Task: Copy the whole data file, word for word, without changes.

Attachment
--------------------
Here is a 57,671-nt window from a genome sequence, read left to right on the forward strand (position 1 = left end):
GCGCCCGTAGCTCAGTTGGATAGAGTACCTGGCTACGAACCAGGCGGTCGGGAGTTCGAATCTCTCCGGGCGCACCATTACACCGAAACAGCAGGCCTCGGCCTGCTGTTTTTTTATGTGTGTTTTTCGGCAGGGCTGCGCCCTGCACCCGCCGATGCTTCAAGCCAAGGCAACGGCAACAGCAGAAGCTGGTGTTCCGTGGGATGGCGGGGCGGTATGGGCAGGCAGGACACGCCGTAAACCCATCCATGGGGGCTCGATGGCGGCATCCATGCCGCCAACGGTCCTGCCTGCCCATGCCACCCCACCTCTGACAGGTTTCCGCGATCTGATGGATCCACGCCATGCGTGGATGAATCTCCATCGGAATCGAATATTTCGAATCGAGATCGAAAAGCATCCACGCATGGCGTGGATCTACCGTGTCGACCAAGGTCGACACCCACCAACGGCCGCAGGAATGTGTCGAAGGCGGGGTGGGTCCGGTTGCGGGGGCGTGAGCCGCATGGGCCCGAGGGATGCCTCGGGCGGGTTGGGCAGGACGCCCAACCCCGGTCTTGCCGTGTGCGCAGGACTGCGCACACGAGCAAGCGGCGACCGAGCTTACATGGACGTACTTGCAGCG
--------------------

Here is a 57,671-nt window from a genome sequence, read left to right on the forward strand (position 1 = left end):
GCGCCCGTAGCTCAGTTGGATAGAGTACCTGGCTACGAACCAGGCGGTCGGGAGTTCGAATCTCTCCGGGCGCACCATTACACCGAAACAGCAGGCCTCGGCCTGCTGTTTTTTTATGTGTGTTTTTCGGCAGGGCTGCGCCCTGCACCCGCCGATGCTTCAAGCCAAGGCAACGGCAACAGCAGAAGCTGGTGTTCCGTGGGATGGCGGGGCGGTATGGGCAGGCAGGACACGCCGTAAACCCATCCATGGGGGCTCGATGGCGGCATCCATGCCGCCAACGGTCCTGCCTGCCCATGCCACCCCACCTCTGACAGGTTTCCGCGATCTGATGGATCCACGCCATGCGTGGATGAATCTCCATCGGAATCGAATATTTCGAATCGAGATCGAAAAGCATCCACGCATGGCGTGGATCTACCGTGTCGACCAAGGTCGACACCCACCAACGGCCGCAGGAATGTGTCGAAGGCGGGGTGGGTCCGGTTGCGGGGGCGTGAGCCGCATGGGCCCGAGGGATGCCTCGGGCGGGTTGGGCAGGACGCCCAACCCCGGTCTTGCCGTGTGCGCAGGACTGCGCACACGAGCAAGCGGCGACCGAGCTTACATGGACGTACTTGCAGCG